Indeed it should. Let’s not forget that being evicted from a university can also be an educational experience, though.

    1. I left before they could throw me out!

    2. Being evicted from a university can indeed be educational, but perhaps not quite as much as going to prison. The biggest gap in Napolitano’s reasoning is her failure to confront the reality of the Trolls, and their vicious “parody” directed at well-connected individuals, including even distinguished members of the academic community. Clearly such trigger-speech should not be met with “more speech,” given the catastrophic consequences that would rapidly result; it should rather be immediately suppressed and reported to the police. See the documentation of America’s leading criminal “satire” case at:

      http://raphaelgolbtrial.wordpress.com/

    1. Don’t pay HM no mind, girl. He just think he Dolemite.

        1. +1 Human Tornado

        2. Hey! That Dolemite litany was the inspiration for that Schooly D ‘Signifying Rapper’ rap that opened Bad Lieutenant from 1989.

          The Kashmir riff mashed with Dolemite!

  2. “the way to deal with extreme, unfounded speech is not with less speech ? it is with more speech

    What about loud, shrill, screeching interruptions?

  3. I’m too lazy to google it… Is this the same Janet Napolitano that coined “see something, say something”?

    Cause if so, I couldn’t give 2 fucks about her pseudo “free speech” endorsement.

    1. If you see something, you are free to say something.

      Please note: here, “free” means “obligated.”

    2. Amazing how many people stand on principle when they are out of office who, when they were in a position of power, actively thwarted those principles.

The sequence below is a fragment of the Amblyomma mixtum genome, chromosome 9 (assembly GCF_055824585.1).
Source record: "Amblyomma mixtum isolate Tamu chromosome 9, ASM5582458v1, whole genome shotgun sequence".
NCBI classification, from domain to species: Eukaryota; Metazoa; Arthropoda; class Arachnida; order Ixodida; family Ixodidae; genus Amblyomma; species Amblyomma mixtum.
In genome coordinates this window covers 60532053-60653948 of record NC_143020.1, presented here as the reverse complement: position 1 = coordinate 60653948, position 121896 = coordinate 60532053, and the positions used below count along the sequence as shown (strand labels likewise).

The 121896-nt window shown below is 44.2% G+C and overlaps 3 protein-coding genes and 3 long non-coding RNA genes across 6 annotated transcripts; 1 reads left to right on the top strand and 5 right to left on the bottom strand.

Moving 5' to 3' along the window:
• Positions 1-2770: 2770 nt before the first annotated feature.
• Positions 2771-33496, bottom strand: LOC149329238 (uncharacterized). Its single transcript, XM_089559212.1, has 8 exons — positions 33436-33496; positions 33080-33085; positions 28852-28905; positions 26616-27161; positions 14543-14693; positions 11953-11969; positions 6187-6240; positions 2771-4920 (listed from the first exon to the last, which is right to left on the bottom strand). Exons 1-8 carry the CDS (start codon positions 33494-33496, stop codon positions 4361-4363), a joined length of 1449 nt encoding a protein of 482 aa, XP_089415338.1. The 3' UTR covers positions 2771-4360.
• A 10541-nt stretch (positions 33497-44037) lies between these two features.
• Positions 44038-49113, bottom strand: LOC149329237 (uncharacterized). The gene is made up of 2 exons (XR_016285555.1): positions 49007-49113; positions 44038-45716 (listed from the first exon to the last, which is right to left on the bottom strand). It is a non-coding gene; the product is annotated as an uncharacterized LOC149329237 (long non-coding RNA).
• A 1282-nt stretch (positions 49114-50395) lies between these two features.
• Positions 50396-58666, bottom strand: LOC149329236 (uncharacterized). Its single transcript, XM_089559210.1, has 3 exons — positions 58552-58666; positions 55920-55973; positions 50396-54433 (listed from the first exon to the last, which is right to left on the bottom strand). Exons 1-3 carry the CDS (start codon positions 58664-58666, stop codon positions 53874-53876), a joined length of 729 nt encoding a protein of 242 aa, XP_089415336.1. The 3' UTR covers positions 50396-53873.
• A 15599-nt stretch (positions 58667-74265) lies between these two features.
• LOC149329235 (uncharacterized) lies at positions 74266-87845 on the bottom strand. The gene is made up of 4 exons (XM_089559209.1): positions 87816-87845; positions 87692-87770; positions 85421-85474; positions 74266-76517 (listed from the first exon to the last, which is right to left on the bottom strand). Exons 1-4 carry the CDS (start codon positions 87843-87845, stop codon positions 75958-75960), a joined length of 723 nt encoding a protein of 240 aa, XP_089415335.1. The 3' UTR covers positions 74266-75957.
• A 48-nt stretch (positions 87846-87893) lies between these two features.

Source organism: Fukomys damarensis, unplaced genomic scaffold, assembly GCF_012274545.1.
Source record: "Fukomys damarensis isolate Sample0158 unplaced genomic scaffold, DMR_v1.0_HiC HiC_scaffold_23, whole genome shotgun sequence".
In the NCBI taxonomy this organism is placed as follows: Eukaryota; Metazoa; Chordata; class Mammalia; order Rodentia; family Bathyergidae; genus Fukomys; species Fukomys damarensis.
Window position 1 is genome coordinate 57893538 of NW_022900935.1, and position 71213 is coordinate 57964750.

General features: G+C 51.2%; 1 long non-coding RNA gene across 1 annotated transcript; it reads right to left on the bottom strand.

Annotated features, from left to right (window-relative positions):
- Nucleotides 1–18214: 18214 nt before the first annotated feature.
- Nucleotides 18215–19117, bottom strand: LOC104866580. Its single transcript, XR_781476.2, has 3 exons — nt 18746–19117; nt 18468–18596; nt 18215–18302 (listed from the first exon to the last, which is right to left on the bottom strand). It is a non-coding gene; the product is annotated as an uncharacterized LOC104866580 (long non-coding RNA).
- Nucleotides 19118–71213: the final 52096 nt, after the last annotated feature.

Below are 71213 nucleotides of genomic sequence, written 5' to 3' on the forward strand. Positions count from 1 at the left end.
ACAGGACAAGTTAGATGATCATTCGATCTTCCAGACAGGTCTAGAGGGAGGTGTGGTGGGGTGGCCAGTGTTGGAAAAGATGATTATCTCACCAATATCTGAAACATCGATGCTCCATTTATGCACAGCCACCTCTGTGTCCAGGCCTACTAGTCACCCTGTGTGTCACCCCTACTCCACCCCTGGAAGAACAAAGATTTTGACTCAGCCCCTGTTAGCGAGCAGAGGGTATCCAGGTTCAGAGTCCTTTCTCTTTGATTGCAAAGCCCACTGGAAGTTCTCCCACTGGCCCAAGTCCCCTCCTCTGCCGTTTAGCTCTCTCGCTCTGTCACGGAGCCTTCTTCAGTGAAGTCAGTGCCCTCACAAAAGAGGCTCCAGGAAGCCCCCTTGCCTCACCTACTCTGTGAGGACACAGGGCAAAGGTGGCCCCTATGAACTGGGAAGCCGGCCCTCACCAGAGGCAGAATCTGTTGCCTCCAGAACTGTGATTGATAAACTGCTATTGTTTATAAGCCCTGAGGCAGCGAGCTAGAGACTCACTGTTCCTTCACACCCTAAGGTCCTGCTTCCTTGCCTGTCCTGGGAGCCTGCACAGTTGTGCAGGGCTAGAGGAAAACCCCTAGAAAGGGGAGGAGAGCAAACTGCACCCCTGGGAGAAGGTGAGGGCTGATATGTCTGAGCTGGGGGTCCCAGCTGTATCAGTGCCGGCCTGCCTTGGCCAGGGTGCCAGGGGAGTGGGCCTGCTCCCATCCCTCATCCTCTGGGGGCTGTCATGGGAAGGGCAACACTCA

Yep. I couldn’t care less what she has to say on the matter.

    3. Yes. She’s the one. The former Stasi, er, DHS head who put in all the facial recognition cameras in all Walmarts, stadiums, motels, etc.. She said if you see something suspicious, like a person talking in another language, report it! Now in an ironic move she heads the UC system and claims free speech is good!?

  4. “The oldest versions of the university were institutions of indoctrination…Not until the potent combination of the Enlightenment with the revolution in natural science inquiry [wank wank wank]…

    “…Not until the Berkeley Free Speech Movement [wank wank wank]”

    This ingrate doesn’t know about the great heritage she invokes. Apparently she doesn’t know about the ldisputations in the medieval universities, where students were not only expected but *required* to use their reasoning skills to examine different sides of an issue:

    “…Disputation could occur before a scholarly audience, with one student arguing against a preannounced thesis, another dissecting his criticisms, and an instructor summing up the proceedings. It could be a private exercise between an instructor and his students. Or it could be conducted before the public, with the debaters taking on subjects de quolibet (“about anything at all”).

    “Sound familiar? It should?disputation is still central to Western higher education. The University of Paris made it a cornerstone of its pedagogy when it came to prominence in the 13th century, and the debate form “became an essential ingredient in the basic organization of academic learning,” Novikoff writes. The logic, rigor, and critical thought that became hallmarks of early modern Western intellectual culture can be traced to the medieval custom.”

    1. disputations, not ldisputations

    2. That’s not the same thing as modern “academic freedom,” of course, but modern academic freedom, as Napolitano seems to concede, is a rare bird.

    3. That was fundamentally different in that the premises those debaters assumed in common were grounded in superstition. That is why in retrospect they look silly. But you are correct, of course. In no other time or place, in no other culture did this sort of behavior give birth to an enlightenment on par with western, christian culture. There were other cultures that came close, that had similar behavior, but none of them had all of the ingredients for the cultural, social, technological, and moral explosion that was the western enlightenment.